Because, while Ireland's Grand Slam last year of two years ago showed that the game is on the up here, we still wouldn't have been anyone's idea of the team most likely to turn over the world champions. In 40 games against the Six Nations big two of England and France, there have been just three victories. Ireland departed the 2010 finals after a 40-3 trouncing by USA, who we've already beaten in this year's tournament. In 2006, there was a 43-0 defeat by France and in 2002 a 57-0 loss to Canada and an 18-0 one against Japan.

I mention these results not in any way to belittle the pioneers of the international game in this country. In fact, the willingness of the players on those teams to struggle on kept the flame burning long enough for a result like last Tuesday's to become possible. But it does show the remarkable strides the national team has made in the last few years. Credit must go to coach Philip Doyle. Doyle has coached men's senior club rugby in Leinster and he was at the helm of the women from 2003 to 2006 before returning as coach in 2010. That was just four years ago but he admitted in the run-up to those finals that eighth would be a very creditable result.

They finished seventh and have motored on since. This time around they have made the semi-finals for the first time and, while England and the All Blacks remain the favourites, no-one is writing off the possibility of further upsets from the Irish. And this despite an enormous disadvantage in terms of population and financial resources compared to the big two. England have a staggering 170 senior clubs while 19 of the Black Ferns are paid by the New Zealand Rugby Football Union with top players earning at least $30,000. The women's All-Ireland League, on the other hand, consists of just eight teams.

The IRFU have ambitious plans and are joining with the Irish Sports Council to invest €1.1m in Women's Sevens with a view to qualifying for the Olympics in Rio. They've embarked on a series of assessment camps in an effort to find players who might figure in that squad. There have been a host of 'give it a try' days at rugby clubs throughout the country and a screening programme to find girls for a Sevens team in two major underage international tournaments next month.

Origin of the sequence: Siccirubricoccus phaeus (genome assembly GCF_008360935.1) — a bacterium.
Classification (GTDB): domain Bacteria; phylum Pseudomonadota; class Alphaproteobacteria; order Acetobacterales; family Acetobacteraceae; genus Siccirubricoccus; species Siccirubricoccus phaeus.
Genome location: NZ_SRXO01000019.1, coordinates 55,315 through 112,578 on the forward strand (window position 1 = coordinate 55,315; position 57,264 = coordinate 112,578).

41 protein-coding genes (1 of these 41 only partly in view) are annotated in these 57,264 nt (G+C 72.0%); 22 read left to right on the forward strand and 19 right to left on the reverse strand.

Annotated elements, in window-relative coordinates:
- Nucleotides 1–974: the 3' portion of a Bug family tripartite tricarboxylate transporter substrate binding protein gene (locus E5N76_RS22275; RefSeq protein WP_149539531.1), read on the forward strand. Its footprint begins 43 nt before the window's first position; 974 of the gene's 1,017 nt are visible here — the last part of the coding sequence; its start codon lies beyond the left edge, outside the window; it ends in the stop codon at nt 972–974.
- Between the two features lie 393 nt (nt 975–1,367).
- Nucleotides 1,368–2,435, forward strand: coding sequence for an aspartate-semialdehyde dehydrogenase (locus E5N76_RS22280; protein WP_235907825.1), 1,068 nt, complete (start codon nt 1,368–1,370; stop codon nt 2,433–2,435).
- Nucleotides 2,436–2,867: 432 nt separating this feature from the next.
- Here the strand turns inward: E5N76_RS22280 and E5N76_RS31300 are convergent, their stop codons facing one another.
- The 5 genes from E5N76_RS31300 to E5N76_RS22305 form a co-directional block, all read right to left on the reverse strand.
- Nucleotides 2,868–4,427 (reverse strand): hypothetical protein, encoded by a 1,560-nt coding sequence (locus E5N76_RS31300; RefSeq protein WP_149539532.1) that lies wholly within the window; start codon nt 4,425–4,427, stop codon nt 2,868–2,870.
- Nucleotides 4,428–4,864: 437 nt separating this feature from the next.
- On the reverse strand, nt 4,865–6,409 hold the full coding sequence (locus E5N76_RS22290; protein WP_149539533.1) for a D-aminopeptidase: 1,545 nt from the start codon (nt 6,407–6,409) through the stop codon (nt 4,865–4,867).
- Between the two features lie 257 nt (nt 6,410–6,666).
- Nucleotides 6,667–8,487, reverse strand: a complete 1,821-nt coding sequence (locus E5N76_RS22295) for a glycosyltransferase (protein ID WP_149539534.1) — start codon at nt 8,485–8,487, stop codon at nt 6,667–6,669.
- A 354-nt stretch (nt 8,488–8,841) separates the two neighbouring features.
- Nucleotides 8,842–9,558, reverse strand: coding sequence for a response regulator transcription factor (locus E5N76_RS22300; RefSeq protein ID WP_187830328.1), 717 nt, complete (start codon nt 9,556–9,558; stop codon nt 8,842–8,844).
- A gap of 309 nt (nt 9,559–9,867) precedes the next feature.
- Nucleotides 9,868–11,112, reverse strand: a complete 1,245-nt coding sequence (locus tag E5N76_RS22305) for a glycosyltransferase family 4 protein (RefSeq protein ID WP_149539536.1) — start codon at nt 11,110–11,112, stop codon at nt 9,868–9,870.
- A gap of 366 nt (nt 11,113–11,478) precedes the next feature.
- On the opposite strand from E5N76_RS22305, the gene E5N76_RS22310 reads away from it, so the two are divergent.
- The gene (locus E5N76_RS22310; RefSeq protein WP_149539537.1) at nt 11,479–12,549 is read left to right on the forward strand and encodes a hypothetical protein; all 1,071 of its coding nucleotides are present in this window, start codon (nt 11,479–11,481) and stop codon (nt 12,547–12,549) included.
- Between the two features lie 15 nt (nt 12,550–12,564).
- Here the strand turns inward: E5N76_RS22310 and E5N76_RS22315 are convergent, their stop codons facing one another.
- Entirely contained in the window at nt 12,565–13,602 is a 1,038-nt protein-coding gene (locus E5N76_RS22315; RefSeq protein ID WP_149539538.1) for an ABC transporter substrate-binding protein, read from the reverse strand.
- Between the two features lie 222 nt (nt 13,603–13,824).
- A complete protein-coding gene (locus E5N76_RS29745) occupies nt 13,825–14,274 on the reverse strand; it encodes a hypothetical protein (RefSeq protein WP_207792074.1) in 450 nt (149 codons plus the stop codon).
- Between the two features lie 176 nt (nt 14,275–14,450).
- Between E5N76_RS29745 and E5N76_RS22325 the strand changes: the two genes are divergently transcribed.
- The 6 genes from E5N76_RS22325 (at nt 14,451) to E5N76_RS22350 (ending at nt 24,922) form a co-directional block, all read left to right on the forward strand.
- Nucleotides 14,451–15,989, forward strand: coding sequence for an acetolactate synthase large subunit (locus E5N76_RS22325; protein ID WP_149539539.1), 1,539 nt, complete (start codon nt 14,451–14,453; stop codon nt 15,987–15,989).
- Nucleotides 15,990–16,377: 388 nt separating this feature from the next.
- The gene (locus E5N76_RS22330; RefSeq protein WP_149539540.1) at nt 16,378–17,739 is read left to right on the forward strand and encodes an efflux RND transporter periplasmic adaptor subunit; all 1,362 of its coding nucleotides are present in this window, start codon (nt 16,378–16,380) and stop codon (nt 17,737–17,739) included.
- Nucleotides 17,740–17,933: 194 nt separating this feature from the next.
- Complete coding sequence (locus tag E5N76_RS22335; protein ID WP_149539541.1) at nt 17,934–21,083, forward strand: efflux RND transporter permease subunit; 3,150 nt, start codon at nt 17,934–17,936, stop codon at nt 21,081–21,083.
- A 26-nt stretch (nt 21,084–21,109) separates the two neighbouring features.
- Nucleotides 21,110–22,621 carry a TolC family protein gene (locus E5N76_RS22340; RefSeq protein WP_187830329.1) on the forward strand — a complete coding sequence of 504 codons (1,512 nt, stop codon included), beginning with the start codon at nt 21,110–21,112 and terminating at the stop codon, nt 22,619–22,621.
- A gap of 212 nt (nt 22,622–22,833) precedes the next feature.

Yet could any amount of money have provided the same boost as that victory over the All Blacks just did? Just as Katie Taylor's exploits in the ring have led to a generation of young women trying to emulate her and making their own mark at international level, chances are that many sports-mad young women who get a look at that Briggs-Miller combination for the try and realise that here is yet another game where they have a chance to be the best in the world will sign up in their droves. The heroines of Marcoussis aren't just providing Irish women's rugby with an exciting present; they're practically guaranteeing it a glorious future too. They are one game from a world cup final and two from a world title.

Five years ago RTé ran a poll to pick Ireland's Greatest Ever Sportsperson. They shouldn't have bothered with the 'person' bit really as 29 of the 32 shortlisted were men. If you, like myself, have daughters, you can vouch for the fact that being left out of things like that annoys them; they like female role models and female heroines. You'd hope if that list is drawn up in five years' time it might be a bit more balanced.

Anyone who disagrees with that, and the few mean-spirited misogynists who always seem to try and talk down female sporting achievement in this country, should take a look at the Briggs break and the Miller try again. Look and learn. There's more to sport than boy meets boy.